Rather than spending your time with Folder Actions (which I, and many others, have found to be unreliable), might I suggest that you give Hazel a try?
Disclaimers: I'm going to start off by telling you it isn't free (it's US$28), but if you like automation, this is the place to start. There is a free 14-day trial. I am completely unrelated to the company except as an extremely happy user.
Hazel allows you to create 'folder actions' very easily using a nice GUI which is similar to creating Mail.app rules. You can take action depending on filename, extension, kind (i.e. "images, documents, movies") and many other.
Here is the rule I use for any file/folder added to ~/Action/ZipIt/
Hazel looks for any file which is not already an archive (I could have told it to act on any files at all, but I want to avoid compressing files which are already compressed). I could add other criteria (which could be options or requirements, like boolean "AND" or "OR" statements).
Whatever it is will be archived, then moved to the Desktop, then it will be shown to me in the Finder.
See the little "Options" button next to the 'Move to Desktop'? Click on that and you can tell Hazel what to do if it detects that the file you are going to move is a duplicate.
There is also an option to have Finder brought to the front or not.
There are lots of other actions Hazel can do besides archive:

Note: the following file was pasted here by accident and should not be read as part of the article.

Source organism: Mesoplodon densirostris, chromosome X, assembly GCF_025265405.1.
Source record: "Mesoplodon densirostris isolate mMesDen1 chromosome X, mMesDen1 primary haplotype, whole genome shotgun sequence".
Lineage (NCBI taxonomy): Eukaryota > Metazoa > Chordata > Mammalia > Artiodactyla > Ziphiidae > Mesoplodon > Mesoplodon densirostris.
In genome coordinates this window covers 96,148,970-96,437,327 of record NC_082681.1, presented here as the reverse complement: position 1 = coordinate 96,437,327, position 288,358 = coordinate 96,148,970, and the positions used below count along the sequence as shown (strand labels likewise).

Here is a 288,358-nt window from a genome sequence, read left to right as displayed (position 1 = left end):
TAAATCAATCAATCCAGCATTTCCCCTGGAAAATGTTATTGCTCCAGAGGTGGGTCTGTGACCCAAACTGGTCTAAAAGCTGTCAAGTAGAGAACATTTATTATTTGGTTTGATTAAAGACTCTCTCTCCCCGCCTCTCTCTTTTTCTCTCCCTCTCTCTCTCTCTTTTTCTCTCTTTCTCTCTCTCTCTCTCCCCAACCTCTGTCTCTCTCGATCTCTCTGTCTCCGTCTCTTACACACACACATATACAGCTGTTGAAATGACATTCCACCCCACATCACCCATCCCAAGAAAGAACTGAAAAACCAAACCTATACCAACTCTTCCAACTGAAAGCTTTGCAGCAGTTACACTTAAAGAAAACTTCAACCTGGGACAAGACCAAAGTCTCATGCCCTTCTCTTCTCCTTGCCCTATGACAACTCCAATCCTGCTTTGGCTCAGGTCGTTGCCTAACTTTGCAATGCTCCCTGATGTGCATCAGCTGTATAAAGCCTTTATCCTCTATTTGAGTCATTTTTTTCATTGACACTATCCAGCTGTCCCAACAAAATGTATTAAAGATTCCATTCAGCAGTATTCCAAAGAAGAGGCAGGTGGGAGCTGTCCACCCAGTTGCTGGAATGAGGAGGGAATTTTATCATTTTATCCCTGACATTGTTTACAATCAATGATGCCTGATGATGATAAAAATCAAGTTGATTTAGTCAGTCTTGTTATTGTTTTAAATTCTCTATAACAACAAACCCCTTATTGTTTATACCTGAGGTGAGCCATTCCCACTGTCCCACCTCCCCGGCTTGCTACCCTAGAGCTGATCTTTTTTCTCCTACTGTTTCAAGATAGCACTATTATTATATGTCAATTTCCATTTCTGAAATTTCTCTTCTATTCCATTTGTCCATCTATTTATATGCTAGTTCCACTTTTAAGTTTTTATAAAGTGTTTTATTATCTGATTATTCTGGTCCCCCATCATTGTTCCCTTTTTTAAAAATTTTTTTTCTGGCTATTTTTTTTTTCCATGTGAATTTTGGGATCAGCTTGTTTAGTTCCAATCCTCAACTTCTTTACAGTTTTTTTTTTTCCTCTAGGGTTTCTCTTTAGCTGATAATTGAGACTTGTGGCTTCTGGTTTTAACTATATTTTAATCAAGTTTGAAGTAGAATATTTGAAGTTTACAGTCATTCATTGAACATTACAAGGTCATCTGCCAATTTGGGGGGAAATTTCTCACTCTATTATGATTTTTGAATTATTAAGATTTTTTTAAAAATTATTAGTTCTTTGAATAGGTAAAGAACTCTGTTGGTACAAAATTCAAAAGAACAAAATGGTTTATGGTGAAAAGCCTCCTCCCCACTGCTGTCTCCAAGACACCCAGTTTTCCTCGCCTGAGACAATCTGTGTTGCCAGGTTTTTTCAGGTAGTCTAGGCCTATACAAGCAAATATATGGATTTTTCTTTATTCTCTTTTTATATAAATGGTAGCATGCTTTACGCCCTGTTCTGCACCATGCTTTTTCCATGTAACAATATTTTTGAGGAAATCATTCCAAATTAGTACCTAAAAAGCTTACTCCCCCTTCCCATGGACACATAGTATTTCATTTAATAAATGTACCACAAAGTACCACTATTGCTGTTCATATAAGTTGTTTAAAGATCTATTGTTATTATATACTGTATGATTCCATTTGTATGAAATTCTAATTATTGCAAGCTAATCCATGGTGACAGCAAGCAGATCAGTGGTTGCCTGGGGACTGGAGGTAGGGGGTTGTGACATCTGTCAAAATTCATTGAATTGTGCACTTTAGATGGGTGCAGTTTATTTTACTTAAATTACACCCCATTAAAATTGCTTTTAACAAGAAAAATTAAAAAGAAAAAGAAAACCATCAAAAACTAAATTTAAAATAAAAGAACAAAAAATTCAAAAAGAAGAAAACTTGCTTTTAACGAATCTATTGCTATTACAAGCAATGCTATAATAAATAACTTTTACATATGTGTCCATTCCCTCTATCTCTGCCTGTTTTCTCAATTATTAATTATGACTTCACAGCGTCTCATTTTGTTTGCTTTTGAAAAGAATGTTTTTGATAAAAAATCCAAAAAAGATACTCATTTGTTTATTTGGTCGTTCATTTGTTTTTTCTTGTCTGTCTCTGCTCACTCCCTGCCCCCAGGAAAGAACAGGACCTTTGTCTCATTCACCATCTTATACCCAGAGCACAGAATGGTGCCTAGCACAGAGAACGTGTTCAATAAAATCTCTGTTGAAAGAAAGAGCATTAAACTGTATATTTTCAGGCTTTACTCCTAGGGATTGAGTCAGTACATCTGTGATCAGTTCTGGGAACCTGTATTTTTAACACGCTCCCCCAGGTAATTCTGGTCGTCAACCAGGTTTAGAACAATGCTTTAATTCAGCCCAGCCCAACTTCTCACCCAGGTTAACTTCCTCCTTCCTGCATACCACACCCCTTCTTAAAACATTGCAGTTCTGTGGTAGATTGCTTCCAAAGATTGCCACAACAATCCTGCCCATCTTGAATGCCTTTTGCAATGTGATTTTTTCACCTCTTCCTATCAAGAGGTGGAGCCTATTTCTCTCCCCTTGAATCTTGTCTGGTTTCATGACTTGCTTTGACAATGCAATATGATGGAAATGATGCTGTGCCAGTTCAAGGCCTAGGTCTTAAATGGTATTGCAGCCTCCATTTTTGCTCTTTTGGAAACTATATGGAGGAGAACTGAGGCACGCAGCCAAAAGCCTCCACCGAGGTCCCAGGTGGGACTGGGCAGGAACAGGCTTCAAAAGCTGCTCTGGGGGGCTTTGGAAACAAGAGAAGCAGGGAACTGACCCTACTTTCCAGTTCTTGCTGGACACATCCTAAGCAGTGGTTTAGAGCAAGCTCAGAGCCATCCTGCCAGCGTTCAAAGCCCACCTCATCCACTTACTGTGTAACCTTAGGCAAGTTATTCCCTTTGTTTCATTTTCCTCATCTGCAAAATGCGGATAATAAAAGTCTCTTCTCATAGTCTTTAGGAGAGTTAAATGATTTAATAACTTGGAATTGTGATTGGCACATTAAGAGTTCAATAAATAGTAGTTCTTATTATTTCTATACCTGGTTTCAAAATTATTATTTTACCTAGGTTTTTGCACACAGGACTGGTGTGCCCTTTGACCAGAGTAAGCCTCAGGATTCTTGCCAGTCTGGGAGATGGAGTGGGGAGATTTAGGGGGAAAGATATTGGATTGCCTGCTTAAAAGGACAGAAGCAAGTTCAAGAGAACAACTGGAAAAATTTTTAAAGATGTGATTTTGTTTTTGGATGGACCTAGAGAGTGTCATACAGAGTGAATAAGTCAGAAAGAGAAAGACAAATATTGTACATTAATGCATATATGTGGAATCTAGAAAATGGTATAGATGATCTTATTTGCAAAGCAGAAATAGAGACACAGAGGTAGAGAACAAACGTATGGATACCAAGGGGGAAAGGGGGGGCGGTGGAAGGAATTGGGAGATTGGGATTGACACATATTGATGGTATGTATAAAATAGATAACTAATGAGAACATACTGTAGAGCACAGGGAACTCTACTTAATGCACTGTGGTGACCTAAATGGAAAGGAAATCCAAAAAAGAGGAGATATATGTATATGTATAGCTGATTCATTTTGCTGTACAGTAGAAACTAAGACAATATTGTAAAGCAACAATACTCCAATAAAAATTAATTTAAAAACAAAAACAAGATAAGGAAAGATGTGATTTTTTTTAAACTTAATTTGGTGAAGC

(Note: iPhoto and Aperture are greyed out because I don't have them installed.)
The options to run AppleScript/Automator/shell scripts means that you have the power to do pretty much anything you can imagine.
I could go on and on, but here's one more example: I have Hazel watch ~/Downloads/ for .zip files. When it finds them, it unzips them to ~/Action/Unzipped/ (you can do this either by telling Archive Utility to use that folder, or use The Unarchiver). Hazel then looks in ~/Action/Unzipped/ for new files which end with .app and, if found, moves them to /Applications/ and opens them. Voilà! Instant installation of apps.
In the world of 99¢ apps, $28 probably sounds like a huge expense, but to me Hazel is one of those tools which takes something Apple did, but not very well (Folder Actions), and replaces it with something that will make you wonder why Apple didn't do it. You get a 2 week trial, and a dedicated developer who has worked on this app for years, and who is very good at answering support questions.
Sorry to sound like a fanboi, but when it comes to Hazel and a few other Mac apps, I really am.